Every other film or so, Clint Eastwood surprises audiences by doing something that is not typical of his tough-guy persona.
After five "Dirty Harry" films, three "Man With No Name" yarns, another dozen Westerns and cop pictures, along with more than his share of rough-and-tumble country comedies, Eastwood is firmly etched in the minds of moviegoers as the authority figure who eschews the rules and gets things done.But in films like "The Beguiled," "Bronco Billy," "Honkytonk Man," "Tightrope" and "Bird," Eastwood has challenged his audiences - and not always successfully.
His latest challenging endeavor is "White Hunter, Black Heart," based on Peter Viertel's novel, a thinly disguised fictionalization of Viertel's experiences working with director John Huston on the screenplay for "The African Queen." (The script for the 1951 classic was credited to James Agee, who won an Oscar nomination.)
In "White Hunter, Black Heart" the names are changed, with John Huston becoming John Wilson, played by Eastwood with the familiar halting, affected style of speech that was distinctively Huston.
It is not distinctively Eastwood, however, and takes some getting used to.
Once you get past that, however, "White Hunter, Black Heart" proves to be a fascinating look at a macho man who lived life fully and his own way. His motto seems to be, "To hell with everyone and everything," as he goes about making movies, but not at the expense of his own brand of fun.
One of the things I was unprepared for here is the large amount of comedy that comes into play, especially in the film's first three-quarters or so. Later, the tone becomes darker, but there are a lot of laughs here, mostly springing from Wilson's own arrogance.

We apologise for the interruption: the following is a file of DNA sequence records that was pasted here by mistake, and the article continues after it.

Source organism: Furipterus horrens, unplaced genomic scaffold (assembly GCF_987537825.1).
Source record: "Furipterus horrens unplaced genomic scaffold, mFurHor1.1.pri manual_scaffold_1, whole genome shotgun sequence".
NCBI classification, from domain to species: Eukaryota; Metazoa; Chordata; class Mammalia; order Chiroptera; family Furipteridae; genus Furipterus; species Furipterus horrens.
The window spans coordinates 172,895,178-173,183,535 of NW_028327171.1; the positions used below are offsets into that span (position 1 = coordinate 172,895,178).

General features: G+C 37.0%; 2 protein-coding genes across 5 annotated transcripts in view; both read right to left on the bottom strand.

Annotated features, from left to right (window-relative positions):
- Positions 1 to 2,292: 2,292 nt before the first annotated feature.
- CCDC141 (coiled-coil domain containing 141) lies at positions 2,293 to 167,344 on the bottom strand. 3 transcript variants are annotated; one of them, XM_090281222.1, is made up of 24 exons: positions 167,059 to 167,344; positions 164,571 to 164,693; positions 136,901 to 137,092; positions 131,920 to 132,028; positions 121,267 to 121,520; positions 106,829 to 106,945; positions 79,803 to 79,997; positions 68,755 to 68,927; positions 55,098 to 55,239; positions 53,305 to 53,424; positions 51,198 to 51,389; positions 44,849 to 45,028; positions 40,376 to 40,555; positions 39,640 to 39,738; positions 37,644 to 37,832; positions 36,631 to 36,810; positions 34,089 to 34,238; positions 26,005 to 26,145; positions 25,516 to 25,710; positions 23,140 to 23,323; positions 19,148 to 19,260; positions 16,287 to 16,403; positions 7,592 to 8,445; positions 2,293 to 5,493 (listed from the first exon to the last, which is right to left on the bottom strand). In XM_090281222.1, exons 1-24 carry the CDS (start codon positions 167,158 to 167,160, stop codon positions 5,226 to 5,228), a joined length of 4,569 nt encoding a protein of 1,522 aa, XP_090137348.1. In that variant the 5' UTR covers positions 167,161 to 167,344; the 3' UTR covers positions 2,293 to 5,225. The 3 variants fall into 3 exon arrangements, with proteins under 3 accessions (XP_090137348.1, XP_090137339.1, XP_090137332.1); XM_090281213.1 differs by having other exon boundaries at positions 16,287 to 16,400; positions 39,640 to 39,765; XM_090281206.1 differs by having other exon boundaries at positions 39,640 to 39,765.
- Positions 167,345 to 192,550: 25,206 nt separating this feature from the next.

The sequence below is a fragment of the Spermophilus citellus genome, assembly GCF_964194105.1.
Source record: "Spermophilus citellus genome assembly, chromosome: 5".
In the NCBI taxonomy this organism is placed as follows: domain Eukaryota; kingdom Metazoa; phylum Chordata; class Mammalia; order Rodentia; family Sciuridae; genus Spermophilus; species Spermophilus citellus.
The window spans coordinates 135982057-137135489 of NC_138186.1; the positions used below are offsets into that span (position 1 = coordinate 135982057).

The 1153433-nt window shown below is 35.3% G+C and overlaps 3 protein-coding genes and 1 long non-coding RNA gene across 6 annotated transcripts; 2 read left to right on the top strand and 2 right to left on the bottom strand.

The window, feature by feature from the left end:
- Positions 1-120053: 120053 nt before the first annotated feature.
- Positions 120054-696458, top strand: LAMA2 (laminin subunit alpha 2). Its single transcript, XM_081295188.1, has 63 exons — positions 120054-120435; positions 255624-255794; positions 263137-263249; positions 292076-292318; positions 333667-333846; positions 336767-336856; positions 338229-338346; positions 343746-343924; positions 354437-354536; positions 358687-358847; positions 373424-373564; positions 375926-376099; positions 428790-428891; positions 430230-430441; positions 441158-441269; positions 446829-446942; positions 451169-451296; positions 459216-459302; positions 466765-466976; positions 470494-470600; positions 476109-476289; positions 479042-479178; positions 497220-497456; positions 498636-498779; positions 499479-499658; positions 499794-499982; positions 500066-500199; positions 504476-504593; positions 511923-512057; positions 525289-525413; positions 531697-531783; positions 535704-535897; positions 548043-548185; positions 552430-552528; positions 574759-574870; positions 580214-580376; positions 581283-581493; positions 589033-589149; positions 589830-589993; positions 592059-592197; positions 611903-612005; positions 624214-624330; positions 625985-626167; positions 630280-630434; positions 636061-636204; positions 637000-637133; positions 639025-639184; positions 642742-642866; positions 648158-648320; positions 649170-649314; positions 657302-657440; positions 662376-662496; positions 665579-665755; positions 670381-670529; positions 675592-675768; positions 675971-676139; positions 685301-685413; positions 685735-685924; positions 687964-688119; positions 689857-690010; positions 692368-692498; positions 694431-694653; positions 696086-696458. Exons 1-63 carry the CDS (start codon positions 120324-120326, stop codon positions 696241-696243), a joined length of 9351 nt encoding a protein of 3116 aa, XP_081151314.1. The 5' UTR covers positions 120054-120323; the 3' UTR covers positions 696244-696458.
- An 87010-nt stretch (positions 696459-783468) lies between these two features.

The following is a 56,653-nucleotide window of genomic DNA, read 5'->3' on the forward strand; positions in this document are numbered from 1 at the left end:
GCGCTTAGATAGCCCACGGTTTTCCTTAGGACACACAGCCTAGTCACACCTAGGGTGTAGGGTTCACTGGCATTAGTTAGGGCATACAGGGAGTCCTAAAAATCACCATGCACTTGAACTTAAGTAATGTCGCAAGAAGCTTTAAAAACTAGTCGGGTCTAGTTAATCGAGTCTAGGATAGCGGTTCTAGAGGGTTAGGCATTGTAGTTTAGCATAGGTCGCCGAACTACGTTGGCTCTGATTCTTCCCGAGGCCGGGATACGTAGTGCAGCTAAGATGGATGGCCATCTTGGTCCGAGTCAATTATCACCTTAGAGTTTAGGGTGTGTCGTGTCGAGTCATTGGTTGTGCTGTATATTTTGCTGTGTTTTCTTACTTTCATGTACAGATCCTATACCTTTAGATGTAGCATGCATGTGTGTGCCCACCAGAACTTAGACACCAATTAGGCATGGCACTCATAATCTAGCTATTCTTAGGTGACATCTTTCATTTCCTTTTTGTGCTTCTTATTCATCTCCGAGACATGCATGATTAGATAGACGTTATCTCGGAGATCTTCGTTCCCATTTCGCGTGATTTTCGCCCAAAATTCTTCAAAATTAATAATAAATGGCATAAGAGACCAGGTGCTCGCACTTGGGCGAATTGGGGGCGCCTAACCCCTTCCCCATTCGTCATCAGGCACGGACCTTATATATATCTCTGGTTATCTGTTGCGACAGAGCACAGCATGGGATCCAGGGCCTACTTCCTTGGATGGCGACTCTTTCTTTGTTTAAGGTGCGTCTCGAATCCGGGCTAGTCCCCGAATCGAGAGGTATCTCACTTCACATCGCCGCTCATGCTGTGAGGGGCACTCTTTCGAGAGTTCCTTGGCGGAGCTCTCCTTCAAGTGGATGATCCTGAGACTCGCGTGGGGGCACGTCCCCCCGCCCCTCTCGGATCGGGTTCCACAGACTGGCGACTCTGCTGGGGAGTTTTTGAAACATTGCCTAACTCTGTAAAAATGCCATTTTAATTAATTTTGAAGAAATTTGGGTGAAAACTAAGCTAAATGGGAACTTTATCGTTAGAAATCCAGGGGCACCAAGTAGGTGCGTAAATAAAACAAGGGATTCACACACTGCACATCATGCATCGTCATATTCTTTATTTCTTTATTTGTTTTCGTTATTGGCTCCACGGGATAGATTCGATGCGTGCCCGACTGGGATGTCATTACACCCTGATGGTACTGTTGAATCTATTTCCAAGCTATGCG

The film is told from Viertel's viewpoint. He's called Pete Verill here and is very well played by Jeff Fahey as a well-rounded man who is in many ways Wilson's match, though he's a lot more sensitive.
The film begins in England, where Wilson gains financing to make his movie, despite insulting everyone involved, in particular his producer (George Dzundza), a take on Sam Spiegel. He's also insistent that the entire film be shot in authentic African locations, much to the producer's chagrin.
Verill agrees to journey to Africa as a "script doctor" to refine the screenplay and, supposedly, help keep Wilson in line.
Eventually they are in Africa, supposedly scouting locations and preparing to shoot the film. But Wilson is actually intent on fulfilling a longtime dream of going on safari, tracking big game and bagging a "big-tusker" bull elephant.
What follows is Wilson's obsession taking him over and leading eventually to a tragic confrontation he doesn't expect, one that will change him.
But probably not much.
"White Hunter, Black Heart" provides Eastwood with an opportunity to do a spin on his own macho persona. Here he has a self-centered, seemingly unfeeling character whose weaknesses occasionally trip him up. But he has other sides, as revealed in a scene where a sophisticated woman is railing against Jews, unaware that one of the people she's talking to - Verill - is himself Jewish. And a bit later when the hotel manager is mistreating his black employees.
It's a complex role and though one can speculate how it might have been played by a different actor, East-wood carries it off quite well. (He also directed.)
And the movie, beautifully photographed on location, a lot of inside material for movie buffs and a fair share of humor and suspense, is most satisfying.
"White Hunter, Black Heart" is rated PG for some violence, profanity, sexual innuendo and vulgar remarks.